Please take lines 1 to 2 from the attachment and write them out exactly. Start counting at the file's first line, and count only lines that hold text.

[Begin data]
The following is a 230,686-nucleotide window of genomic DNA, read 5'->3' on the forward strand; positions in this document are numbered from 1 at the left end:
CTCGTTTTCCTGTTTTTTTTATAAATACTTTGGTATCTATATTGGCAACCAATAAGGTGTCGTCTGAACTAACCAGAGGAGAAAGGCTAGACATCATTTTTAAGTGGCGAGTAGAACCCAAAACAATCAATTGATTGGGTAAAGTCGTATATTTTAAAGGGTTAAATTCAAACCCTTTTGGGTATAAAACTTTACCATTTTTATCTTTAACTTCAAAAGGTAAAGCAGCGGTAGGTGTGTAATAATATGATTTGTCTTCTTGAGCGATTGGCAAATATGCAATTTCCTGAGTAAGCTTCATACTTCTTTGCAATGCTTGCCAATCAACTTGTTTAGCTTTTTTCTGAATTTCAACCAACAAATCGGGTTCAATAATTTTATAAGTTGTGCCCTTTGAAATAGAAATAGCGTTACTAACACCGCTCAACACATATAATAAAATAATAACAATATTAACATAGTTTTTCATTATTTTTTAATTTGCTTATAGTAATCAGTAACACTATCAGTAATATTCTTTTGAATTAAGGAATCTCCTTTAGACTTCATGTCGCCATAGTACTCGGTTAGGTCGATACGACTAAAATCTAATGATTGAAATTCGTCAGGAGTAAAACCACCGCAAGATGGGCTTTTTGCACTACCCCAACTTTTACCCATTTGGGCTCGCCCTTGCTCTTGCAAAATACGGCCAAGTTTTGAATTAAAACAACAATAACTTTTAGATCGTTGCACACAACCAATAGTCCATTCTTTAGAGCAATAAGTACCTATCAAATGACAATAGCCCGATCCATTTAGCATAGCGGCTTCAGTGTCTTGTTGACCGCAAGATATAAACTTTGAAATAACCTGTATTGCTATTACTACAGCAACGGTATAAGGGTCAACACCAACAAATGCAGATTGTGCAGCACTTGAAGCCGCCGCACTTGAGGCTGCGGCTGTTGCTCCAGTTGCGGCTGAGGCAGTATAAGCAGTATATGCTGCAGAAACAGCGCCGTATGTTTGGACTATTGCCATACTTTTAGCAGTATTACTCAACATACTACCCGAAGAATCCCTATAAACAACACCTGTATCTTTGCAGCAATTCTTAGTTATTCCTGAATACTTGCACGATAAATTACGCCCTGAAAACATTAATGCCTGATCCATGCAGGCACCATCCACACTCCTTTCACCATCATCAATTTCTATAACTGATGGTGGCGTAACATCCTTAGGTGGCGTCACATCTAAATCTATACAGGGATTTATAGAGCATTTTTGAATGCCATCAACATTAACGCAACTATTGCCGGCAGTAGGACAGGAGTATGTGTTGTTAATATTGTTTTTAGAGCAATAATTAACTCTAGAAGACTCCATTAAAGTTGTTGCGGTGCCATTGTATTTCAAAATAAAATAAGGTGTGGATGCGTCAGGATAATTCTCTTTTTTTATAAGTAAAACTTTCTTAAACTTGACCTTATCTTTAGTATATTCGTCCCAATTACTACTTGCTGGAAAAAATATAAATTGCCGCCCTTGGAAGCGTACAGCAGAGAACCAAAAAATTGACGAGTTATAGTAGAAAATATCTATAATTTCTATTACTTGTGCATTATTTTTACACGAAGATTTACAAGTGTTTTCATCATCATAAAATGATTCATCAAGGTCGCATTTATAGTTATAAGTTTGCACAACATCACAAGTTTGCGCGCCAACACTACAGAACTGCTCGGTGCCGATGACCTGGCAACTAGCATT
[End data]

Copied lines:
The following is a 230,686-nucleotide window of genomic DNA, read 5'->3' on the forward strand; positions in this document are numbered from 1 at the left end:
CTCGTTTTCCTGTTTTTTTTATAAATACTTTGGTATCTATATTGGCAACCAATAAGGTGTCGTCTGAACTAACCAGAGGAGAAAGGCTAGACATCATTTTTAAGTGGCGAGTAGAACCCAAAACAATCAATTGATTGGGTAAAGTCGTATATTTTAAAGGGTTAAATTCAAACCCTTTTGGGTATAAAACTTTACCATTTTTATCTTTAACTTCAAAAGGTAAAGCAGCGGTAGGTGTGTAATAATATGATTTGTCTTCTTGAGCGATTGGCAAATATGCAATTTCCTGAGTAAGCTTCATACTTCTTTGCAATGCTTGCCAATCAACTTGTTTAGCTTTTTTCTGAATTTCAACCAACAAATCGGGTTCAATAATTTTATAAGTTGTGCCCTTTGAAATAGAAATAGCGTTACTAACACCGCTCAACACATATAATAAAATAATAACAATATTAACATAGTTTTTCATTATTTTTTAATTTGCTTATAGTAATCAGTAACACTATCAGTAATATTCTTTTGAATTAAGGAATCTCCTTTAGACTTCATGTCGCCATAGTACTCGGTTAGGTCGATACGACTAAAATCTAATGATTGAAATTCGTCAGGAGTAAAACCACCGCAAGATGGGCTTTTTGCACTACCCCAACTTTTACCCATTTGGGCTCGCCCTTGCTCTTGCAAAATACGGCCAAGTTTTGAATTAAAACAACAATAACTTTTAGATCGTTGCACACAACCAATAGTCCATTCTTTAGAGCAATAAGTACCTATCAAATGACAATAGCCCGATCCATTTAGCATAGCGGCTTCAGTGTCTTGTTGACCGCAAGATATAAACTTTGAAATAACCTGTATTGCTATTACTACAGCAACGGTATAAGGGTCAACACCAACAAATGCAGATTGTGCAGCACTTGAAGCCGCCGCACTTGAGGCTGCGGCTGTTGCTCCAGTTGCGGCTGAGGCAGTATAAGCAGTATATGCTGCAGAAACAGCGCCGTATGTTTGGACTATTGCCATACTTTTAGCAGTATTACTCAACATACTACCCGAAGAATCCCTATAAACAACACCTGTATCTTTGCAGCAATTCTTAGTTATTCCTGAATACTTGCACGATAAATTACGCCCTGAAAACATTAATGCCTGATCCATGCAGGCACCATCCACACTCCTTTCACCATCATCAATTTCTATAACTGATGGTGGCGTAACATCCTTAGGTGGCGTCACATCTAAATCTATACAGGGATTTATAGAGCATTTTTGAATGCCATCAACATTAACGCAACTATTGCCGGCAGTAGGACAGGAGTATGTGTTGTTAATATTGTTTTTAGAGCAATAATTAACTCTAGAAGACTCCATTAAAGTTGTTGCGGTGCCATTGTATTTCAAAATAAAATAAGGTGTGGATGCGTCAGGATAATTCTCTTTTTTTATAAGTAAAACTTTCTTAAACTTGACCTTATCTTTAGTATATTCGTCCCAATTACTACTTGCTGGAAAAAATATAAATTGCCGCCCTTGGAAGCGTACAGCAGAGAACCAAAAAATTGACGAGTTATAGTAGAAAATATCTATAATTTCTATTACTTGTGCATTATTTTTACACGAAGATTTACAAGTGTTTTCATCATCATAAAATGATTCATCAAGGTCGCATTTATAGTTATAAGTTTGCACAACATCACAAGTTTGCGCGCCAACACTACAGAACTGCTCGGTGCCGATGACCTGGCAACTAGCATT